We need to instill good leadership skills in our citizens from the beginning, and this lies in our education system.  The educational system needs to encourage creative thinking, not conformity.

Poverty is one of the biggest problems facing the world.  Poverty is an inherent institution in subsistence strategies that involve the institution of ownership.  When you have those who have more than is necessary it is inherent that you will have those who do not have enough.  However poverty is not a necessity to the institution of ownership, but a result of the greed caused by ownership and particularly luxury.  The fact that we have the ability to make sure that there is an abundance of the necessities of life assures that there is no necessity for poverty within our society.  Perhaps this is not true of industrial capitalism but with the technology that exists there is no reason that poverty must exist.  In industrial capitalism perhaps poverty is necessary as capitalism is dependent on cheap labor.   I think that to solve the problem of poverty (which in our current economic system is not a problem at all and is actually a necessity) we need to rethink our economic systems and the role of government in economics.

Terrorism is a problem as old as time, the fact that we it has come to the forefront of our mind.  When we think of terrorism we think of fundamentalist Muslims or perhaps eastern Europeans, maybe even bearded Irishmen in tweed hats.  The fact is that terrorism is a word that the media/politicians have created to use to describe paramilitary groups that revolt against the established order.  By this definition the American revolutionaries were terrorists, the folks who cut off King Louis’s Head, terrorists.  I mean I suppose the term did not mean the same thing, but my point is that ‘terrorists’ do not think of themselves as such.  They would apply terms like, freedom fighters, patriots or revolutionaries.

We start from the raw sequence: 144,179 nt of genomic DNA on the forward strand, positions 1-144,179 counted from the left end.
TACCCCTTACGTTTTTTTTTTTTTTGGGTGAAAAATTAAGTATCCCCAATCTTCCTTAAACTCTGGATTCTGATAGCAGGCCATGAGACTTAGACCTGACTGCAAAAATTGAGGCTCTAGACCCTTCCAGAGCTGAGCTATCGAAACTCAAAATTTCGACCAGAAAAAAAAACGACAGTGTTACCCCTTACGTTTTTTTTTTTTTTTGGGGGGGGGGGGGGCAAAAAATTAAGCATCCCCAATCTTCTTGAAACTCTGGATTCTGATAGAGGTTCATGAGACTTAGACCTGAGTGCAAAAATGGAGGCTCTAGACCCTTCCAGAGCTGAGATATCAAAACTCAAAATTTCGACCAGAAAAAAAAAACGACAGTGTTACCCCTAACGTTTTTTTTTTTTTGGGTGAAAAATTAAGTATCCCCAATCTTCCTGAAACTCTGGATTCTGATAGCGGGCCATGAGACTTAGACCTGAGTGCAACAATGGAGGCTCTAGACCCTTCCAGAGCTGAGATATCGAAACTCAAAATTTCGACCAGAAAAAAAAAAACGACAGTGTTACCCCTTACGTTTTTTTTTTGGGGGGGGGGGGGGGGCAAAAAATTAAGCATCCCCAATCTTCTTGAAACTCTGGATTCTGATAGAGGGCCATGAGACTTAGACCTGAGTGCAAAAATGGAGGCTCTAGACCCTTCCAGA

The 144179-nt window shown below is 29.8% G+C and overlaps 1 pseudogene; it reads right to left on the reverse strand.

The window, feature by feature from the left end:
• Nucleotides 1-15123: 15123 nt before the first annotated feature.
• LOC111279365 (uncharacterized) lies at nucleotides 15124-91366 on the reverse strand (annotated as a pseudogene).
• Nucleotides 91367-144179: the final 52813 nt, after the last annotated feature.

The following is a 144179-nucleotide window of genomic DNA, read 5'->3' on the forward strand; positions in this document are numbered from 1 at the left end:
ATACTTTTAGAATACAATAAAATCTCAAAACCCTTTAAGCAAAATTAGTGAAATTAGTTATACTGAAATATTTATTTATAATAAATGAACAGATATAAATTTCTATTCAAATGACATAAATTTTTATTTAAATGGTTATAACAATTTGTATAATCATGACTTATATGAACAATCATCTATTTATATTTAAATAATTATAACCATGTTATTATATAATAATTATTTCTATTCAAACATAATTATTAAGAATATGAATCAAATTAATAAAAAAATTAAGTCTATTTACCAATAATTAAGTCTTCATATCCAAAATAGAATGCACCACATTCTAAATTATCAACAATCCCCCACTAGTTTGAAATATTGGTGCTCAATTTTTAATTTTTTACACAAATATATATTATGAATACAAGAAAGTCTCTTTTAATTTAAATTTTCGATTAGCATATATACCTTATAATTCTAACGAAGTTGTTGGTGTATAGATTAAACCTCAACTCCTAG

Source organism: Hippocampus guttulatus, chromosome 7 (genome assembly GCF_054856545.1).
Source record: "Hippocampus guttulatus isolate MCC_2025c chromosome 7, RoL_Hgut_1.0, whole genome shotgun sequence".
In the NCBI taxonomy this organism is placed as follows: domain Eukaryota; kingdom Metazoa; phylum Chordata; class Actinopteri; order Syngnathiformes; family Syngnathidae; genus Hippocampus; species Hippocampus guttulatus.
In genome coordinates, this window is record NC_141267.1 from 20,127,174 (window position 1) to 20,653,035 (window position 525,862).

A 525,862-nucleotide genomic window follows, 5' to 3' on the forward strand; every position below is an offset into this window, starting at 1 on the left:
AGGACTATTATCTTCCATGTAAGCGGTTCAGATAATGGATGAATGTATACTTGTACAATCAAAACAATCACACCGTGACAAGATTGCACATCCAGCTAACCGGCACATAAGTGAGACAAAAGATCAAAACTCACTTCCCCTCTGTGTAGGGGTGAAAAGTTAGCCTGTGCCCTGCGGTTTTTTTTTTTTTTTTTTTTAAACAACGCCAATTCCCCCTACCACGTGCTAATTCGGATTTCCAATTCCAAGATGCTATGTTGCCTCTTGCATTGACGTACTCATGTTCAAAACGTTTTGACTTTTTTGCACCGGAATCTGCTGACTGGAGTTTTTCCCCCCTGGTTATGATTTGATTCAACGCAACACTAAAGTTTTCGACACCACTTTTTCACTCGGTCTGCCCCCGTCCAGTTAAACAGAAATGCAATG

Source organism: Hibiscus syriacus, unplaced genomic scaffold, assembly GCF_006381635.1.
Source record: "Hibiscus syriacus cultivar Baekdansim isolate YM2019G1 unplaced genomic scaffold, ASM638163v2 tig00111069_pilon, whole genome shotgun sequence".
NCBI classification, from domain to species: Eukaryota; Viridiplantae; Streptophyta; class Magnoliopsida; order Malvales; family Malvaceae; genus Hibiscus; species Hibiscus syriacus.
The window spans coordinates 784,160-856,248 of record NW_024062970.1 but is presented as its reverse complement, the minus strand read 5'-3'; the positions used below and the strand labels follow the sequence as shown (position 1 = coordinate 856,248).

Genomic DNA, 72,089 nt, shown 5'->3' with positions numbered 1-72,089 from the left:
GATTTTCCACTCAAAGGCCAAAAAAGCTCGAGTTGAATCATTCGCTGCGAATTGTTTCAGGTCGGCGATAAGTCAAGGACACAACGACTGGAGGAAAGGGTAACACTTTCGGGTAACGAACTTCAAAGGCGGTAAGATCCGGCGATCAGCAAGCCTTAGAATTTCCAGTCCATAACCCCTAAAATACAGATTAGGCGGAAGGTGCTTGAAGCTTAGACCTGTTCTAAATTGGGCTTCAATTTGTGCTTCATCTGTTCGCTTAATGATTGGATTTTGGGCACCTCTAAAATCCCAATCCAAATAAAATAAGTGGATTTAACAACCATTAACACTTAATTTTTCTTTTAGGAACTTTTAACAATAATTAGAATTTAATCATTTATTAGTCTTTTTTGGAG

The argument that we terrorists take violent action against innocent civilians could easily be applied to the military actions of any ‘legitimate’ state-sponsored military entity.  Our liberation of Iraq was a perfect example.  Our ‘smart’ bombs were anything but I don’t believe that anyone of them hit their intended target; although the overall objective was obtained (the toppling of Saddam’s regime) it was not accomplished without collateral damage (termination of innocent lives).  This nonsense about our reasoning for going into Iraq being that they support terrorism could have been said of us throughout the cold war, all over the world, but particularly in Latin America.  We trained and monetarily supported some of the most repressive totalitarian regimes of all time.  The school of the Americas was basically a training facility for terrorists.

This is an issue that has bothered me more and more over my college career.  Democratic elections have become somewhat of a formality in this country.  Our bi-partisan system receives so much in endorsements from big business that they cannot pass legislation free from influence.  This precipitates to the legislature not being able to pass legislation by the people for the people instead they have to pass legislation by big business for big business.